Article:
The Early Origins of Birth Order Differences in Children's Outcomes and Parental Behavior
The Journal of Human Resources, November 2, 2016
We document birth order differences in cognitive and non-cognitive outcomes and maternal behavior from birth to adolescence using data from the Children of the NLSY79. As early as age one, latter-born children score lower on cognitive assessments than their siblings, and the birth order gap in cognitive assessment increases until the time of school entry and remains statistically significant thereafter. Mothers take more risks during pregnancy and are less likely to breastfeed and to provide cognitive stimulation for latter-born children. Variations in parental behavior can explain most of the differences in cognitive abilities before school entry. Our findings suggest that broad shifts in parental behavior from first to latter-born children is a plausible explanation for the observed birth order differences in education and labor market outcomes.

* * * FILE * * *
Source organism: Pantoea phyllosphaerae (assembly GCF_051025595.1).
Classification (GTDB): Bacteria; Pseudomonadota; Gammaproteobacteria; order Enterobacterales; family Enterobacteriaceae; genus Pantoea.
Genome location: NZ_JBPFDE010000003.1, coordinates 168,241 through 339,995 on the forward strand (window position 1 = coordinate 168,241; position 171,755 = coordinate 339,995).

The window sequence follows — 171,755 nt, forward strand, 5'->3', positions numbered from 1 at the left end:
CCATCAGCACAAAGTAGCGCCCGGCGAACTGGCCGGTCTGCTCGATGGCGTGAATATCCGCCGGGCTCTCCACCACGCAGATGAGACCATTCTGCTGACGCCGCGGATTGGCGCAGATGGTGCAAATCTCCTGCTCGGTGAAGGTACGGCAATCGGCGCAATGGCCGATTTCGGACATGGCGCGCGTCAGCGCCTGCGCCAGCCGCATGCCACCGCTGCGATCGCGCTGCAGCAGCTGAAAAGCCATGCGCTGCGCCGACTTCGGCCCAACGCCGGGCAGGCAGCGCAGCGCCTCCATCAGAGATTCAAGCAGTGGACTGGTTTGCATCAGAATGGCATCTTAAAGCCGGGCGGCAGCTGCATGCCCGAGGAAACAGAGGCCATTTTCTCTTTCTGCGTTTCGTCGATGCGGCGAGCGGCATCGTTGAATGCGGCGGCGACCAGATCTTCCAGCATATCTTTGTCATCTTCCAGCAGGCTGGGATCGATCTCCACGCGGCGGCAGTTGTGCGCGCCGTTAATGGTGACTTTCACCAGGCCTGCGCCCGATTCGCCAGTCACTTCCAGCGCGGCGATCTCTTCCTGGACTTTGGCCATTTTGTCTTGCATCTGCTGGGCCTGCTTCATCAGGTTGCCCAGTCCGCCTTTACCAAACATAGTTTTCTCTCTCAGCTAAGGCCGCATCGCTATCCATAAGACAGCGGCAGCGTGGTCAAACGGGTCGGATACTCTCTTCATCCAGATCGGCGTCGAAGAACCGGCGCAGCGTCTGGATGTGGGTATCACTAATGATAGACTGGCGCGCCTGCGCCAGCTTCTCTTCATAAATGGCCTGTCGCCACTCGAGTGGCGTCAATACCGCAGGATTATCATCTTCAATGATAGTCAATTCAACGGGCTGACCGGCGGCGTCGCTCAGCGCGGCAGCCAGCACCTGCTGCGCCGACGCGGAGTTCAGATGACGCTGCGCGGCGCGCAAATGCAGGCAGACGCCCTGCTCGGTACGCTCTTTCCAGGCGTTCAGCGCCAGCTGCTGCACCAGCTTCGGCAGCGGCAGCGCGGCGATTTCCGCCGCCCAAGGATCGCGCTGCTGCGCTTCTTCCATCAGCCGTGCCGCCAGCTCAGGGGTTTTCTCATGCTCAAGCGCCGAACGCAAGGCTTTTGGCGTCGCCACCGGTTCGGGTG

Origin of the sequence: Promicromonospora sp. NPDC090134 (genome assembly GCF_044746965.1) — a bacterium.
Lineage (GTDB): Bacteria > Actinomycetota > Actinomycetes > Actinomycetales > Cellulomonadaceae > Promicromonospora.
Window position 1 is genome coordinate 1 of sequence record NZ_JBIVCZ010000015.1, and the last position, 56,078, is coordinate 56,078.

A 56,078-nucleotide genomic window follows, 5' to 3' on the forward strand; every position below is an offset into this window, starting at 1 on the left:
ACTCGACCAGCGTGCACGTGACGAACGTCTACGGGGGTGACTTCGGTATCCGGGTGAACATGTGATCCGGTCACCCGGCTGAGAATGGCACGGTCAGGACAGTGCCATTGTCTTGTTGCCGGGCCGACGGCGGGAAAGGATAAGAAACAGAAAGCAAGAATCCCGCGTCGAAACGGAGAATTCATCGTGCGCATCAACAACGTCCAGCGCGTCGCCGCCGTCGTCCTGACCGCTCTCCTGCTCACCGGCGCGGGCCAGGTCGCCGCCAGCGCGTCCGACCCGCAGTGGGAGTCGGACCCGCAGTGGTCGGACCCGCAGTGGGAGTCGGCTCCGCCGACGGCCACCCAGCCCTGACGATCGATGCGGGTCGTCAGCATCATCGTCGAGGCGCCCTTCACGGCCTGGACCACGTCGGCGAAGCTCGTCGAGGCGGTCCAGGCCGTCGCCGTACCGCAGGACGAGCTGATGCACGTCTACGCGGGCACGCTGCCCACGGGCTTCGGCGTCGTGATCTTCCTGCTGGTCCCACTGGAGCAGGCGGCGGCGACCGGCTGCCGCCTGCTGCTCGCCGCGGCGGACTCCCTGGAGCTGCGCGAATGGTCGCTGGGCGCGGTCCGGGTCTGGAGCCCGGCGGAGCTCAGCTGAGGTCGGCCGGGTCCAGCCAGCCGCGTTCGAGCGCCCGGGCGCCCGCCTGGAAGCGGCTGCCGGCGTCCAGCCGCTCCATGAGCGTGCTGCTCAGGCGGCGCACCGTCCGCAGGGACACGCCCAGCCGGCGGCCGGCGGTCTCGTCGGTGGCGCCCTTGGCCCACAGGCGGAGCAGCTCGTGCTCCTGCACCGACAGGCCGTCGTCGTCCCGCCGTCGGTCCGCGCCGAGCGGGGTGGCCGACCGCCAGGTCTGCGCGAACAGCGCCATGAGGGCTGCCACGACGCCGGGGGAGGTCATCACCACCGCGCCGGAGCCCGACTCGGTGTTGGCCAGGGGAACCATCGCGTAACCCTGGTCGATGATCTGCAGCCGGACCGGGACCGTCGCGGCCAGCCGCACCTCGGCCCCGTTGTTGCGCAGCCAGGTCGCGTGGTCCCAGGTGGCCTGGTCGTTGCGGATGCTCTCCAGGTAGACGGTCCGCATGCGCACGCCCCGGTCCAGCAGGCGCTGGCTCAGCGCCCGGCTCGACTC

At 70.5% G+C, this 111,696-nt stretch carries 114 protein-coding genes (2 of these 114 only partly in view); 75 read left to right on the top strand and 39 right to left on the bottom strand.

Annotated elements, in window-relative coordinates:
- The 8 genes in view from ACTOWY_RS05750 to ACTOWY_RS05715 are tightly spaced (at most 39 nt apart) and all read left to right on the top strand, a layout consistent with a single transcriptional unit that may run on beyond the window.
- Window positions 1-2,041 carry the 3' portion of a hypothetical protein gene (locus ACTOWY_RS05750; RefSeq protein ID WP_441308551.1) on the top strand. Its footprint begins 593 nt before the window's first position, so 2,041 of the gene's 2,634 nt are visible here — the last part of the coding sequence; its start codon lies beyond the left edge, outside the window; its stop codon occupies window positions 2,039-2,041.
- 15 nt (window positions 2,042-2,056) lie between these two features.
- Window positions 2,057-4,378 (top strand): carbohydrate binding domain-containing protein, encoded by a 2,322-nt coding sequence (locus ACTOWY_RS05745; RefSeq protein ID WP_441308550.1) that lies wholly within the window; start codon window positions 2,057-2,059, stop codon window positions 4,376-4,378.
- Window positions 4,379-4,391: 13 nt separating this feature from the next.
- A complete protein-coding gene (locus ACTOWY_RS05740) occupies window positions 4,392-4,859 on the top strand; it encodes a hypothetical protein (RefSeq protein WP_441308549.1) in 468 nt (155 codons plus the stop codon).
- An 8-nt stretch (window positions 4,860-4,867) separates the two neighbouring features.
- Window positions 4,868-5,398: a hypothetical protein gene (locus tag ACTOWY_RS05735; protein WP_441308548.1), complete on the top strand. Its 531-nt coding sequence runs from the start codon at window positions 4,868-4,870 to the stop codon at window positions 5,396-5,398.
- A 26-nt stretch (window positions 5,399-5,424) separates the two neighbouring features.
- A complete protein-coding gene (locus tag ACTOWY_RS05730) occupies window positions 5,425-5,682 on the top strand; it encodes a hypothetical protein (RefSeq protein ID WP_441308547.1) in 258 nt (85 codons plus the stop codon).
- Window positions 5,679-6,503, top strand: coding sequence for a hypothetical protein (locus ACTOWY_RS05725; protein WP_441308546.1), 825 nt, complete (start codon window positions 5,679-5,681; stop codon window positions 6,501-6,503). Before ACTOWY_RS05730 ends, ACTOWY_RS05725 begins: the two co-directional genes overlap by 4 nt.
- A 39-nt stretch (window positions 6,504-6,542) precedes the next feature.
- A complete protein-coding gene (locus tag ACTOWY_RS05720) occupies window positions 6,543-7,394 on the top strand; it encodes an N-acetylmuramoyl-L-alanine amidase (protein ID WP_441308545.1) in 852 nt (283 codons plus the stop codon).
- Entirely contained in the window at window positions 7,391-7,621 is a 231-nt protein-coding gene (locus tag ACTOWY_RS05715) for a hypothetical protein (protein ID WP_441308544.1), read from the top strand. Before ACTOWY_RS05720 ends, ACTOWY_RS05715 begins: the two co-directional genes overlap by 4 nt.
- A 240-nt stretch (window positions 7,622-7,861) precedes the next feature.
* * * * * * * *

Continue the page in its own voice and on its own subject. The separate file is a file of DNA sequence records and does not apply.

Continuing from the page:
, Nuevo-Chiquero A, Vidal-Fernandez M